When we talk about the fullness of the Catholic Church, we are talking about Christ filling the Church with gifts and blessings. The Church itself, with Christ at its head, is the full expression of Christ who Himself is the fullness of God (Ephesians 3:19). The image of the body shows the Church’s unity.  We should not attempt to work, serve or worship on our own.  There are no Lone Rangers in the Body of Christ.  Each one of us is involved with all the others as we go about doing God’s work on earth.



MATTHEW 28:16-20

This feast is a time of joy, a time of consolation, and of course, a time of hope for anyone who is a true believer.

We celebrate the feast day on the strength of His promise to always be with us and the power of His commission to evangelize. We know that earthly death awaits everyone of us, but because of His promise, we also know that it is not the end of us, but rather the beginning. Today’s feast is the reminder of this consoling fact..

I invite you to picture the eleven disciples going to the mountain in Galilee as Jesus had directed them through the women at the tomb (Matthew 28:10). When they saw Him many fell on their knees and worshiped Him, even those who had some doubts. His last words and appearance on earth still ring out with authority and power. He told them that all authority on heaven and earth had been given to Him. He  gave them access to that power when He entrusted to Peter the keys of the kingdom of heaven and the leadership of His Church on earth (Matthew 16:16-19). This authority has been passed down from Peter to the succession of Popes in the Church.

Today, the Church teaches us with that same authority and power to go forth and make disciples of all nations. Jesus told them to baptize in the name of the Father, and of the Son, and of the Holy Spirit. He closes by telling His disciples that He would be with them always. He is telling us that same message today, we are to go out and make disciples of all nations and that He would be with us for all ages. Go forth now and do the right thing.




The first reading tells us as the Apostles were looking on, Jesus was lifted up and you will receive power when the Holy Spirit comes upon you. In the second reading God seated Jesus at His right hand in the heavens and gave Him as head over all things to the Church, and in the Gospel we are all commissioned to make disciples of everyone starting with our own families.

This week let us go to someone in our family, our community or our parish, to pray with them and  proclaim the Good News to them. You might want to ask your pastor how you can help him fulfill the great commission and make disciples of all his parishioners.




By Deacon Ken and Marie Finn



Pray and ask God to speak to you through His Holy Spirit.




FIRST DAY Reread last week’s readings.

  1. What was a helpful or new thought from the readings or from the homily you heard on Sunday?



  1. From what you learned, what personal application did you choose to apply to your life this week?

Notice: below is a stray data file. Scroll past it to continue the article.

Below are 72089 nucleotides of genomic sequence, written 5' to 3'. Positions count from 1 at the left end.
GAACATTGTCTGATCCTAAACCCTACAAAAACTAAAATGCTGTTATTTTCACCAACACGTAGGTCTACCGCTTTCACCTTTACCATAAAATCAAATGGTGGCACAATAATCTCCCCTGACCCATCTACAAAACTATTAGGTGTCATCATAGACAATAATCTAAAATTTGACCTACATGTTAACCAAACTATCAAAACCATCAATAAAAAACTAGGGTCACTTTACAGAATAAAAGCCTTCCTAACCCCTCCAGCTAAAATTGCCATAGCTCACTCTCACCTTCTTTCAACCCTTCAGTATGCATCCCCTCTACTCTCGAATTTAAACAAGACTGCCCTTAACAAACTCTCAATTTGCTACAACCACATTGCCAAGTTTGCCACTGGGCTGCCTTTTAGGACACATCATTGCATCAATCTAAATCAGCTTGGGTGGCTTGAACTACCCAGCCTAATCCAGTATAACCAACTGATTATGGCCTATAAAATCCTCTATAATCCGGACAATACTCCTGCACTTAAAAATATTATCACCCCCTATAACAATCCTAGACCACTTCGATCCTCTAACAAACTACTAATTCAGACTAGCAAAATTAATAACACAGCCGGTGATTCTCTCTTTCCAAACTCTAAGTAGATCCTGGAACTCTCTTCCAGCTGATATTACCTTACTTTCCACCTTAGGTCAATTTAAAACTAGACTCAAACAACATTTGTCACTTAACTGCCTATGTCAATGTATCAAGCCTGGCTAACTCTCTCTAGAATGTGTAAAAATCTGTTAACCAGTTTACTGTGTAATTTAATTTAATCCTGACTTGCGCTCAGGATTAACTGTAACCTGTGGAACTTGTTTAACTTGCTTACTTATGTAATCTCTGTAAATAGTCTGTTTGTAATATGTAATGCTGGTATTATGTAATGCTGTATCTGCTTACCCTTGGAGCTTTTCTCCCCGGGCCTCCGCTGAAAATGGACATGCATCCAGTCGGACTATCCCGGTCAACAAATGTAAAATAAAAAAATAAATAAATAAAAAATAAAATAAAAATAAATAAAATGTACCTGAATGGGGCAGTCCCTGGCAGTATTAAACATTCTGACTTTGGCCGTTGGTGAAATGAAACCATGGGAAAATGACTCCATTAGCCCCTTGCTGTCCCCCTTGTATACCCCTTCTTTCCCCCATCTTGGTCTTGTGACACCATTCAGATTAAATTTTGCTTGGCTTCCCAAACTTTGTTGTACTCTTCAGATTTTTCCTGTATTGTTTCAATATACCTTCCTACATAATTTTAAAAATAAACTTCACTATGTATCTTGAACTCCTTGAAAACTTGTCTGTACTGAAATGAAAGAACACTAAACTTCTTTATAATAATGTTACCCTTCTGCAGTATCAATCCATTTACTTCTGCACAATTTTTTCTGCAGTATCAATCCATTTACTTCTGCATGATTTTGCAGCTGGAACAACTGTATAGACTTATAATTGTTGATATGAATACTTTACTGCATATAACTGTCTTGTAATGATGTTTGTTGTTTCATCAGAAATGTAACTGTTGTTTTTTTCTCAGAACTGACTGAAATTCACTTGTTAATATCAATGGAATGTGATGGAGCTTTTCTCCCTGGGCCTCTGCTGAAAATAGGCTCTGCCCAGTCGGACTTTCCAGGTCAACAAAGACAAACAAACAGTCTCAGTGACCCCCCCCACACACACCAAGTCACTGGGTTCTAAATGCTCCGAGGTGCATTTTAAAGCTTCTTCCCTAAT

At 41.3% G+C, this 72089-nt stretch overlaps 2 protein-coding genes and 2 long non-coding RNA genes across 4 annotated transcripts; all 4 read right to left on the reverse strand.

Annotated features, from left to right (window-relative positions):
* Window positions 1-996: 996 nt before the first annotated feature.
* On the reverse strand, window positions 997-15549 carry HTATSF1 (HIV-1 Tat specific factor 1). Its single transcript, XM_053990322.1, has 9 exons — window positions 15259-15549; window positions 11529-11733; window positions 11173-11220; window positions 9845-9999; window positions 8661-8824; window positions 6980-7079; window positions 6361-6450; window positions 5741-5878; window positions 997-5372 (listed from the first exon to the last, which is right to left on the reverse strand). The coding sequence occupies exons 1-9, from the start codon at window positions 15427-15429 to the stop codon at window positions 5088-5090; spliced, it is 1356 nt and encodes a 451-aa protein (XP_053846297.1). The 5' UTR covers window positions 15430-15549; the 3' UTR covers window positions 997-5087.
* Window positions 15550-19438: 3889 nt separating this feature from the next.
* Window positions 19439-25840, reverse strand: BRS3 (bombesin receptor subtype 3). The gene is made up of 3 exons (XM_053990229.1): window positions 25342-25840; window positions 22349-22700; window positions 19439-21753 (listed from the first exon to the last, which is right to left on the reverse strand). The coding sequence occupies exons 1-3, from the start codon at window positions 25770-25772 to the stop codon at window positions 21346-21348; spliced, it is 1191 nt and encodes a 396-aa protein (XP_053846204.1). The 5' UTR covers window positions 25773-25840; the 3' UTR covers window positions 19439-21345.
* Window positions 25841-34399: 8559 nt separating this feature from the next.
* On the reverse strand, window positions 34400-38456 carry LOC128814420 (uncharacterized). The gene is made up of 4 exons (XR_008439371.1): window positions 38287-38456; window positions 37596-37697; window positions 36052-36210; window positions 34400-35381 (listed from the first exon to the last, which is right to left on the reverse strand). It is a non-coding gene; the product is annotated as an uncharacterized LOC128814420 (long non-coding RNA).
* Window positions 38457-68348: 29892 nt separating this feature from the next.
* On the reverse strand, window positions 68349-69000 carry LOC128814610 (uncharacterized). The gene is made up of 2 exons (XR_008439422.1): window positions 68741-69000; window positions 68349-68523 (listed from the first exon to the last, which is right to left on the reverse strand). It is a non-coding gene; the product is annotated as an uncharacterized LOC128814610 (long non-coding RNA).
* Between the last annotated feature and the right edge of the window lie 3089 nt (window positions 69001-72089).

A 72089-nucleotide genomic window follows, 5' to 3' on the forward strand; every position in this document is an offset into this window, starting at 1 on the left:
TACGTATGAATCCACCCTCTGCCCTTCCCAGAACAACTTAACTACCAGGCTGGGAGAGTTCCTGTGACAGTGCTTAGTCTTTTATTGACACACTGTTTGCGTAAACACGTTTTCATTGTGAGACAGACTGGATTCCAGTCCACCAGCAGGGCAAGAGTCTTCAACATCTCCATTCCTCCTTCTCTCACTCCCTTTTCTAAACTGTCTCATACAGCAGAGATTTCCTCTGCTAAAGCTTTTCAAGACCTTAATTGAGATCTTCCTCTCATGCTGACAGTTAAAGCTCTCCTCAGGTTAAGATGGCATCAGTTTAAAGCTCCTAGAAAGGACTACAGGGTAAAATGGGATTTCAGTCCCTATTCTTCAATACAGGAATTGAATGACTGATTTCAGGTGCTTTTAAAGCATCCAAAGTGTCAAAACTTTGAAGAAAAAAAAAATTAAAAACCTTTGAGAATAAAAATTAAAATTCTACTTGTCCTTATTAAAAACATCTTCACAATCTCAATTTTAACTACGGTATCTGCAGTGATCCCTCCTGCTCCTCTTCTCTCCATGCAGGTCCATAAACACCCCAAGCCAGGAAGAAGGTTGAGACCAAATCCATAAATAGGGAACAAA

SECOND DAY           READ ACTS 8:5‑8, 14‑17       FIRST READING

(“Samaria had accepted the Word of God.”)

  1. Where did Philip go, and what did he proclaim? Acts 8:5


  1. Who was Philip? Acts 6:5, Acts 21:8


  1. What did the crowds do who heard Philip, and what did they see?   Acts 8:6


  1. What happened to the unclean spirits, and what happened to the paralytic or cripples?   Acts 8:7


  1. What rose to fever pitch in that town? Acts 8:8


Personal ‑ In what way do you see family or friends being healed by your words or touch?


  1. What had Samaria accepted, and what two men did the apostles send to them? Acts 8:14


  1. What does the Word of God judge? Hebrews 4:12


  1. What did Peter and John do, and what did they pray that they might receive? Acts 8:15


  1. Why had the Holy Spirit not yet come down on them? Acts 8:16


  1. What happened when the pair laid hands on them? Acts 8:17


  1. How did the apostles receive the Holy Spirit? John 20:22


Personal ‑ What signs do your family, friends and work acquaintanc­es see performed by you through the power of the Holy Spirit that you have received by way of your baptism and confirmation and belief through the Word of God?


THIRD DAY             READ 1 PETER 3:15‑18       SECOND READING

(“The reason why Christ died for sins,… was that he might lead you to God.”)

  1. Where are we to venerate the Lord? 1 Peter 3:15


  1. Upon what does God look, and of what is he the tester? Luke 16:15, 1 Thess. 2:4


  1. If anyone asks us the reason for this hope, what should we be ready to do, and how are we to do it? 1 Peter 3:15‑16


  1. Whenever we are defamed by those who libel our way of life in Christ, what are we to do, and what will happen to them? l Peter 3:16


  1. If it is God’s will that we suffer, for what is it better to suffer?   1 Peter 3:17


  1. Whose footsteps do we follow in suffering? 1 Peter 2:21


  1. How many times did Christ die for sins and for whom, also the just man?   1 Peter 3:18


  1. For what reason did Christ die? 1 Peter 3:18


  1. In what existence was Christ put to death, and in what realm was he given life? 1 Peter 3:18


  1. What came before life in the Spirit? 1 Peter 3:18


  1. How did God prove his love for us? Romans 5:8


Personal ‑ In what way have you responded to others when they ask you why you are so hopeful? Do others see you as a hope‑filled person? Ask those closest to you if they see this hope in you and, if not, reread and pray over 1 Peter 3:18 and Romans 5:8‑9.